Last month I met Toby Freedman, PhD, Author and Founder/President of Synapsis Search. (http://www.synapsissearch.com/about.htm)
According to her bio:“ Toby launched Synapsis Search in 2006 after completing her book, Career Opportunities in Biotechnology and Drug Development (www.careersbiotech.com). She formed her company with the goal of providing quality executive recruiting services for emerging biotechnology and drug development companies.”
Her scientific background is in molecular evolution and gene regulation, and she has a Ph.D. in Molecular Biology from the University of North Carolina at Chapel Hill. She has been an NIH Fellow, and did postdoc research at Harvard University and at the University of Texas-Austin.
To create the narrative of her book, Opportunities in Biotechnology and Drug Development, Dr. Freedman interviewed over 200 industry executives. She explored more than 100 different careers in the life sciences, ranging from venture capital to discovery.
She grouped jobs into four main branches and 20 vocational areas…R & D positions like clinical development, commercial operations jobs including a wide array of business activities from medical affairs to sales and marketing, production jobs like quality control and IT, and support services that like legal, HR and finance.
She does more than merely map the landscape for employment in biotech. During her lecture, she defined the pluses and minuses of pursuing a career in industry, jobs that can provide some very attractive opportunities.
She pointed out that you will be contributing to science. The environment, especially on the R&D side, is extremely collegial, generally working in a team with shared goals. The activities are focused on productivity and output. Your efforts will focus on getting things done, not just theorizing about them. Industry provides opportunities for vertical ascent and for lateral growth, moving from perhaps the science side to business or regulatory or clinical operations. Within a large pharma or biotech, there will be no end of smart people, and one is challenged and stimulated every day. One may be given the chance to advance through “natural selection,” survival of the “fittest” being an operant force (though how you define fitness may differ from how your company defines fitness).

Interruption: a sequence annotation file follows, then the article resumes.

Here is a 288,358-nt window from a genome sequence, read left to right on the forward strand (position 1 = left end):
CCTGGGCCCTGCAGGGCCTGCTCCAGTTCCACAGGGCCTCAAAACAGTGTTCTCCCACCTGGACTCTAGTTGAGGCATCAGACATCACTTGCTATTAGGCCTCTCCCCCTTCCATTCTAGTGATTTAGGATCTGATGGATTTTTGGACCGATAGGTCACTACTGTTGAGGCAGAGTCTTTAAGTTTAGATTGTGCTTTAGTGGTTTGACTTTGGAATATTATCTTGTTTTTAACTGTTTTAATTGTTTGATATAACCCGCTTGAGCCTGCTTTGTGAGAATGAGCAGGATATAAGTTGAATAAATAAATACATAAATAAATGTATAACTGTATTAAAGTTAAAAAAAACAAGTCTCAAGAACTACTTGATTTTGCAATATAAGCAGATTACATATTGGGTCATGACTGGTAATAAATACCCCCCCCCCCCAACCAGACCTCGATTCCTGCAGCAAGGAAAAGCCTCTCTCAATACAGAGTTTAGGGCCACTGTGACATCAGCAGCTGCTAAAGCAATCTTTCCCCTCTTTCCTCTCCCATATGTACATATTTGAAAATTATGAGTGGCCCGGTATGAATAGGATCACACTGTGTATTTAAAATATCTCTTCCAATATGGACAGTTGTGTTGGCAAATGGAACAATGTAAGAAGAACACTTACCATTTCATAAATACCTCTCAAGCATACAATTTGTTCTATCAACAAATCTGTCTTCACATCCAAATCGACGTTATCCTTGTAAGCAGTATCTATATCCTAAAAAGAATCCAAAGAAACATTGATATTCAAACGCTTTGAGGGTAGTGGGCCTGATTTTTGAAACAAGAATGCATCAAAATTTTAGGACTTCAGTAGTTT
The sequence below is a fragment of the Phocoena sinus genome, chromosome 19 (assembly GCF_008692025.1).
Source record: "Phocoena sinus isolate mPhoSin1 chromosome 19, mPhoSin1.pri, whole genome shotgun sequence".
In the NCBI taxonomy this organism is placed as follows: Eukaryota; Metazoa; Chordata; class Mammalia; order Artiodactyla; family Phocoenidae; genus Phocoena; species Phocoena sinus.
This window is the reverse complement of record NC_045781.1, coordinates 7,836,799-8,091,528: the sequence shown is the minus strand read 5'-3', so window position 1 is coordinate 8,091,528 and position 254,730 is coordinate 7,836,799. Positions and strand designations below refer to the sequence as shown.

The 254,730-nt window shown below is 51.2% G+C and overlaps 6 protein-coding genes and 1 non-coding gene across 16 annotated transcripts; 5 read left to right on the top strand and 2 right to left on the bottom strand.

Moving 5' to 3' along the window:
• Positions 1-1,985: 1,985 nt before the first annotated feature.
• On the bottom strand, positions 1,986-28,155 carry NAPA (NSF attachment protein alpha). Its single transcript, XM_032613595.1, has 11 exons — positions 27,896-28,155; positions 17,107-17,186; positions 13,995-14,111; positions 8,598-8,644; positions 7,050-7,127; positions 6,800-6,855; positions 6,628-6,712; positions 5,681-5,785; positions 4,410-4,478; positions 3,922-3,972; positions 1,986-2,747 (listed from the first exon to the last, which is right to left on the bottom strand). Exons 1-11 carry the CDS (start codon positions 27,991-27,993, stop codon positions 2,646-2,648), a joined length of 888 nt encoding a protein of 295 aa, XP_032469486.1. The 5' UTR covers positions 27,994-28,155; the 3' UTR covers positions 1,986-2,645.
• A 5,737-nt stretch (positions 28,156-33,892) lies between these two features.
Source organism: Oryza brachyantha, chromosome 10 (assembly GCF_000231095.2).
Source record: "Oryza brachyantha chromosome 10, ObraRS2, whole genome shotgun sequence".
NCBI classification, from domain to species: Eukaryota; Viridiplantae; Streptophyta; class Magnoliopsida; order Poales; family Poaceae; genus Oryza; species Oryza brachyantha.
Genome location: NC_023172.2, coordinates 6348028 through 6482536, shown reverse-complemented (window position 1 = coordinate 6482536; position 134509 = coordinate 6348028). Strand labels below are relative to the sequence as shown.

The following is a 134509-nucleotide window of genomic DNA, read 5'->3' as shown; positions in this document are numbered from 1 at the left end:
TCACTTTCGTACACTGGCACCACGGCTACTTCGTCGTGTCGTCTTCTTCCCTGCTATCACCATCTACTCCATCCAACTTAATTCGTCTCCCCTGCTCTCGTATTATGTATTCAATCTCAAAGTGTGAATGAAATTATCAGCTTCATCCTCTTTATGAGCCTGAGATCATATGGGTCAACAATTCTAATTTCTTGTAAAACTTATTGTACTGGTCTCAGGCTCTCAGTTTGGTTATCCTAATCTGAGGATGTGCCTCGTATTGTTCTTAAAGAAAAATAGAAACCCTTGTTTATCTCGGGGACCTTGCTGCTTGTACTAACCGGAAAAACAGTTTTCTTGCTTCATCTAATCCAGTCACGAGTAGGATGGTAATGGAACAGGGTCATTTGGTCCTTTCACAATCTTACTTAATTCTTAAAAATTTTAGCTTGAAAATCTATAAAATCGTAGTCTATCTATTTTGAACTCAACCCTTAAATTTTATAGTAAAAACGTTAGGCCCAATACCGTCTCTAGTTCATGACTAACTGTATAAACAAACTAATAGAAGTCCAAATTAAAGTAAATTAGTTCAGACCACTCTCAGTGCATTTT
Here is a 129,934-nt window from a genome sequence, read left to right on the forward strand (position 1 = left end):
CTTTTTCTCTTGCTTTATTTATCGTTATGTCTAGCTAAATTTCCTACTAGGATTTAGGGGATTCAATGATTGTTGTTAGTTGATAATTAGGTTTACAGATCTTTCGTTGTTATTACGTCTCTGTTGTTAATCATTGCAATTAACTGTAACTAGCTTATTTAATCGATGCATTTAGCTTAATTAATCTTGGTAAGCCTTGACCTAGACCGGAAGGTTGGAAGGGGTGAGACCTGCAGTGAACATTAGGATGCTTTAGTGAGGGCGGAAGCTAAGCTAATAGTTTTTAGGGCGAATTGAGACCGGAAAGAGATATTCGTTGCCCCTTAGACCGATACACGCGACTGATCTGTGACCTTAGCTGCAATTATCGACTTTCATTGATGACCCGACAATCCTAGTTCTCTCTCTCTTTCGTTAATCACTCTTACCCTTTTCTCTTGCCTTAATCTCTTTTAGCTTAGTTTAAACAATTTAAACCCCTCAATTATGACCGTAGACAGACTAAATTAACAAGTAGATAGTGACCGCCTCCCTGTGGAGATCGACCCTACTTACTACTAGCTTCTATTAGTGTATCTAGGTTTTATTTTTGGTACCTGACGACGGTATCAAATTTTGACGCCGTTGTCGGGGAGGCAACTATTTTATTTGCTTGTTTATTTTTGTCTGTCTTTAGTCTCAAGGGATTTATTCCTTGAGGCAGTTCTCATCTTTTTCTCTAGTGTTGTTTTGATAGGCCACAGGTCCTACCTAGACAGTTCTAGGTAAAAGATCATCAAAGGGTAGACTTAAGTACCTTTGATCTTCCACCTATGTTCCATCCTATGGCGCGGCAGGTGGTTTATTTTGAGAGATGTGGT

Through contact and communications with thought leaders and key opinion leaders, and researchers within academia, you will be able to maintain a high degree of interaction and communications with the top people in your field. And, though at one time moving into industry killed any chance of an academic career, this is no longer true. The move to industry is no longer a one way door.
Within large pharma, you will have access to immense resources. And you will get excellent compensation and benefits. At many companies, you will have most weekends off and generous paid vacation and, within a multinational, the chance to work overseas. Most large companies offer mentoring and training and, if you move into management, your company might pay for an executive business degree.
Wow, Where do I sign up?
Wait…there is a darker side too. There is less job security in biotech and pharma than there used to be. This arena has contracted dramatically in recent years…in part due to mergers and acquisitions. But more importantly, management of many companies has been focused on short term gains, much to the neglect of long term development. Between 2009 and 2012, some 150,000 positions in pharma disappeared, and a high percent of those job losses were in R&D and sales. There is also a high degree of job turnover now in these companies.
As a scientist, you will find out that decisions regarding the direction of R&D are not always controlled by the scientists, but by the executive team. You may not have control or input in directing critical paths or plans. You will have stressful deadlines. Many jobs in pharma demand 20-30% travel. If you hate airports and flying, this may be a rate limiting step.
Given the high degree of regulatory oversight, there are innumerable rules and regs governing everything you do. And big pharma = a big bureaucracy with little flexibility.
Within your scientific domain, you may have less autonomy (less than where else I am not sure), less freedom to explore your own interests, and sometimes less public recognition for your accomplishments. Your successes belong to your team. And your success may matter less than your failures.
So You Want a Piece of the Action?
What personal traits should you possess to succeed, and to be happy in the industry? According to Toby, personal attributes that help along the way include:
● Being a team player
● Being optimistic
● Having good communication and interpersonal skills
● Having a positive attitude and a sense of humor
● Being able to multitask
● Having the ability to see the trees through the forest
● Understanding the customer/consumer point of view
● Cultivating creative problem solving skills
Your ultimate success in an biotech or pharma job will be determined by your ability to excel, and while hard work does not guarantee success, effort does count. Supporting the team is a must. Taking on managerial responsibilities will help with advancement. Say yes to demands that may be outside of your comfort zone, and couple this to flexibility and adaptability. Find a mentor. Be a mentor. Learn the fundamentals of business (while this is supposed to be health and science, it is always a business). Take advantage of training opportunities. And cultivate the ability to communicate with investors, since you may be called upon to explain your work to the people with the money.